can still be found in soil and plant matter along the roadside, even in countries, where leaded gasoline has been replaced many years ago [4]. The lead can eventually migrate in the soil and enter watercourses [5]. Industrial effluents from metal plating and finishing, acid battery manufacturing, printing, lead mining, ceramics, and glass industries also contain lead [2,3]. Consequently, various technologies have been developed to remove lead from wastewaters. Well-known traditional technologies include membrane filtration and reverse osmosis [6,7], chemical precipitation [8], ion exchange [7,9], flotation and electrochemical methods [7,10], coagulation-flocculation [7], and adsorption [11,12]. All of these technologies have advantages and limitations. They are either low-cost but not very effective as they cannot remove trace levels of metal ions, or effective in that they can lower lead concentration to parts per million levels, but costly. Metal ion adsorption is quite promising due to its high efficiency, easy handling, the availability of different adsorbents and its cost effectiveness. Recent research has shown that it is possible to use agricultural wastes or byproducts like spent grain and peanut shells as an

http://dx.doi.org/10.1016/j.jtice.2015.05.035 1876-1070/© 2015 Taiwan Institute of Chemical Engineers. Published by Elsevier B.V. All rights reserved.

A.M. Soliman et al. / Journal of the Taiwan Institute of Chemical Engineers 58 (2016) 264–273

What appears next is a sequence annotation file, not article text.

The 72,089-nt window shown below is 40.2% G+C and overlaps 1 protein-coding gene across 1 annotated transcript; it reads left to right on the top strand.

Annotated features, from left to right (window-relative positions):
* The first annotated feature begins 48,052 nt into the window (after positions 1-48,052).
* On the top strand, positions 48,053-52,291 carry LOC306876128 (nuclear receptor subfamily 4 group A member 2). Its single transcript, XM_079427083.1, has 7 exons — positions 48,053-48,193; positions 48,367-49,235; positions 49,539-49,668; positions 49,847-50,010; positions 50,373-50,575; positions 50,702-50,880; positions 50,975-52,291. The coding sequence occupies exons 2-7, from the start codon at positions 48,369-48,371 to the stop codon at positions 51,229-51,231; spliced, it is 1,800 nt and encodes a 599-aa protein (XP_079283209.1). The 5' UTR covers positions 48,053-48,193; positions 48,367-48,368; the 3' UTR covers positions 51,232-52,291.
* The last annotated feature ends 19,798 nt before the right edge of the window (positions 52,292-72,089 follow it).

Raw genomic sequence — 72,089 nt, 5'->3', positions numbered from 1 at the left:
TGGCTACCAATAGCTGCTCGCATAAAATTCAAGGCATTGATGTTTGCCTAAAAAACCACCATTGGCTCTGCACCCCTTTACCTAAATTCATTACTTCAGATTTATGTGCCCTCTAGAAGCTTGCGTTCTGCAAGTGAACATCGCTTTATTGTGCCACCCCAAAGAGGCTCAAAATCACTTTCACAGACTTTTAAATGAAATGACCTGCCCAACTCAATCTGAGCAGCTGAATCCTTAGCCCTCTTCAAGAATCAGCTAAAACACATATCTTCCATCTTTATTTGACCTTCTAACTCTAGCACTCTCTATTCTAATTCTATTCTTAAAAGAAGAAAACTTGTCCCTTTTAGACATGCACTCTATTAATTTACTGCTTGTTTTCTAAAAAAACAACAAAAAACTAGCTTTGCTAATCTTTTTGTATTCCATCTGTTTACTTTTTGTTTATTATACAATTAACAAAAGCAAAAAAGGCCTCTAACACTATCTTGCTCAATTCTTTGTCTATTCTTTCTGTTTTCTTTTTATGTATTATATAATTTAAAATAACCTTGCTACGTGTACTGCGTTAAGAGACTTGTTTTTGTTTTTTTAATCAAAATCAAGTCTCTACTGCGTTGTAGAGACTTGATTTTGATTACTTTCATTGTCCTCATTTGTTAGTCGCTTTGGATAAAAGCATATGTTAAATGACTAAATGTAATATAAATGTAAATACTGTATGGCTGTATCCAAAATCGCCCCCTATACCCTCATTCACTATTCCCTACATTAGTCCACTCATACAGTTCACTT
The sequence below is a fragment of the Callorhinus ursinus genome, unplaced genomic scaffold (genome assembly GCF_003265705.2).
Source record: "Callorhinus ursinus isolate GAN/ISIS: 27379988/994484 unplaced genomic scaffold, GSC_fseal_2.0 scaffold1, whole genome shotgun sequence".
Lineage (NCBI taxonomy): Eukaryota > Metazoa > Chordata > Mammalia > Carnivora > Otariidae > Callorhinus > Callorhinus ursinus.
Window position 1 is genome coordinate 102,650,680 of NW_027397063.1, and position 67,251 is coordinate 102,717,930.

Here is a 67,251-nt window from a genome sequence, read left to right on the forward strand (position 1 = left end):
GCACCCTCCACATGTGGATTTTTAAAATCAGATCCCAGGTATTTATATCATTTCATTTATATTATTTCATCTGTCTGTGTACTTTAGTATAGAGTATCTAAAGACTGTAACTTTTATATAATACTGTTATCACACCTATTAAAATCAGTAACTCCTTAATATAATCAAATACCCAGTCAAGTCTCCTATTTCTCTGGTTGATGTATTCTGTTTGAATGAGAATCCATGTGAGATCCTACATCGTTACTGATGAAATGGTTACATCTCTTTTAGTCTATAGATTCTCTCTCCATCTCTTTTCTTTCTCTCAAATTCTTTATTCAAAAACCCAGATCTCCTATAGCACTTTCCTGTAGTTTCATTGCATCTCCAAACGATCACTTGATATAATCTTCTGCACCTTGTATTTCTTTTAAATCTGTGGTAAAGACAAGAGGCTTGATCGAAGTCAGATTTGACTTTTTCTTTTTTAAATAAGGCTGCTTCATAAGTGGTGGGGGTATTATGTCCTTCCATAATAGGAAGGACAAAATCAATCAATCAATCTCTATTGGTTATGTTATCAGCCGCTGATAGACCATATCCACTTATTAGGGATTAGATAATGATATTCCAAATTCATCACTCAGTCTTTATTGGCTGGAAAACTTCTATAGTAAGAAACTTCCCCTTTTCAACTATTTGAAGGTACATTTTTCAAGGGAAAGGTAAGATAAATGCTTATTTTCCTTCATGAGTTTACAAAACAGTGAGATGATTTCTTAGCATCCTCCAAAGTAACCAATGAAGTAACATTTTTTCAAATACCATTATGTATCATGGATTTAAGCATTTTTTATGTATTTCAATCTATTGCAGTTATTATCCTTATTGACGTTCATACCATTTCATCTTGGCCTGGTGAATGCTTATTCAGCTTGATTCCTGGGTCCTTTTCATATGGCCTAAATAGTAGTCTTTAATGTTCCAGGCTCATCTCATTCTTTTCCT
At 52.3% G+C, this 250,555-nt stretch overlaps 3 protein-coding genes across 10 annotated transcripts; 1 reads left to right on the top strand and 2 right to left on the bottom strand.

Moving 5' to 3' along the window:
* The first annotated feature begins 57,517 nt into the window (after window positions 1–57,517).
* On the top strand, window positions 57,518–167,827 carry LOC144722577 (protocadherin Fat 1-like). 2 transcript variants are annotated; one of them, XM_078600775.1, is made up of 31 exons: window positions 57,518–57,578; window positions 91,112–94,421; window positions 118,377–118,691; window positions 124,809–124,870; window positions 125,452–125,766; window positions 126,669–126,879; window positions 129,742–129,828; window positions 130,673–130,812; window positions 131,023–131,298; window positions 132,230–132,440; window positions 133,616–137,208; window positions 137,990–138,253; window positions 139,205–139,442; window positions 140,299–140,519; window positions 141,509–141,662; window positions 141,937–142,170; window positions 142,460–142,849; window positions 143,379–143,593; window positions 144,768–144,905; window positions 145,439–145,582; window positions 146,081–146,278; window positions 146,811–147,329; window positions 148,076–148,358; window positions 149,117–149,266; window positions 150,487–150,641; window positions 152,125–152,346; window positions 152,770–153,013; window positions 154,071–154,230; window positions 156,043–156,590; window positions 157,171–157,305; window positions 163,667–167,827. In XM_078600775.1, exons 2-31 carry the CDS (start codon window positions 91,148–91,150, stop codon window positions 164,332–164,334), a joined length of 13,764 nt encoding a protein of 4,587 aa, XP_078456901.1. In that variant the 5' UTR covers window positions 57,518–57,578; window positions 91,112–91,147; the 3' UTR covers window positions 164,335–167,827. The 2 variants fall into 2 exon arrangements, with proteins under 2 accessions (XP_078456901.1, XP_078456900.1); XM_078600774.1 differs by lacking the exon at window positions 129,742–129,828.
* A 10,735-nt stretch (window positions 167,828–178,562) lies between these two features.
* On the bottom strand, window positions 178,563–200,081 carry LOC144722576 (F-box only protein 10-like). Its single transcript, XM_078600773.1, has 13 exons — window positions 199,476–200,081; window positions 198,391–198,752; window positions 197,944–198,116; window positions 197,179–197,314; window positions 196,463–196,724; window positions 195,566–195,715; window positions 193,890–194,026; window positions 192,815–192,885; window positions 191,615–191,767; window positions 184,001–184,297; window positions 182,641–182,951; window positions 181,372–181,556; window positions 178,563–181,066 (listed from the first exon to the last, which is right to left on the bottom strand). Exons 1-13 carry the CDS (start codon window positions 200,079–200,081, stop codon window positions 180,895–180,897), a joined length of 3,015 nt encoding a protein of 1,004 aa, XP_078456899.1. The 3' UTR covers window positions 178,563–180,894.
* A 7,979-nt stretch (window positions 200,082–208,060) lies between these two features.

absorbent for heavy metal removal [13,14]. The sorption properties of these materials are due to the presence of functional groups such as hydroxyl, carboxyl and amino groups, which have a high affinity for metal ions [15]. This technology has great potential as many agricultural by-products are easily available and can be obtained at low cost. However, the adsorption capacity of agricultural by-products is generally low compared to ion exchange resins. Adsorption utilizing activated carbons appear to be the most widely used industrial adsorption method for the removal of pollutants in the industry. Several studies have reported on the use of this method for the adsorption of metal ions from wastewaters. These activated carbons have uniquely powerful adsorption properties, and it is possible to readily modify their surface groups [16]. The surface groups can be produced or modified by oxidation with air oxygen or with liquid oxidants (such as acids) before or during the carbonization process [16]. The majority of recent adsorption studies for the removal of lead ions from aqueous solutions were carried out with activated carbon produced from different low cost sources. The most common materials used for the preparation of activated carbon are wood, coal, lignin, petroleum coke, and polymers [17]. Recently, the preparation of activated carbons from agricultural wastes or byproducts has been given serious attention due to the growing interest in low-cost activated carbons from renewable biomass, especially for applications concerning the treatment of wastewater [18–22]. These agricultural wastes impact negatively on the environment because of an indiscriminate disposal of such wastes. Hence, producing activated carbon from these wastes is an alternative method of waste reduction and reuse. Conventional technologies are not able to provide low-cost and effective removal of heavy metals from wastewater. Adsorption processes using agricultural by-products can potentially provide a low cost solution, but the adsorption capacity of these materials needs to be improved. Therefore, there is a need for a technology that provides an adsorption process using agricultural wastes or by-products with high adsorption capacity. One such recently recognized agricultural waste-product that can be converted to activated carbon is the date palm leaf [23–25]. The Arabian peninsula as an arid region has limited sources of thus far non-used agricultural wastes. One such non-used agricultural waste are date palm leaves. Date palms belong to the family Palmae, of genus Phoenix, species dactylifera. Mainly, they are grown in the Gulf States and on the Mediterranean coast. Phoenix dactylifera has been cultivated since prehistoric times in most of the Gulf, SouthAsian and African countries. There are currently over 44 million date palms in the United Arab Emirates (UAE) that can be grouped into 199 different varieties, of which 8.5 million are in the Al Ain region. Together, they produce ∼1 million tons of palm leaves annually, as agricultural waste. The common practice to get rid of these wastes is by burning, which causes a potential pollution impact on the environment. The date palm leaves (Phoenix dactylifera) as plant material possess cellulose (33.5%), hemicellulose (26%) and lignin (27%), as main components [9,26]. Concentrated sulphuric acid (H2 SO4 ) is a powerful dehydrating agent, which has been frequently used as cleaning and de-ashing agent of activated carbon precursors [27]. Thus, the use of H2 SO4 for activating purposes may be advantageous as far as process costs (H2 SO4 is a low-cost chemical) and the chemical composition of activated carbon are concerned. Also, it may result in the preparation of activated carbon with different porous structures [19]. The primary aim of the present study is to investigate the adsorption properties of the activated carbon from sulphuric acid-treated date palm leaves, and its potential use to remove lead (II) ions from aqueous solutions. In this work, the effect of several operating parameters, such as contact time, initial concentration, particle size, adsorbent dose and pH were investigated. The adsorption equilibrium was analyzed using Langmuir and Freundlich models. Thermo-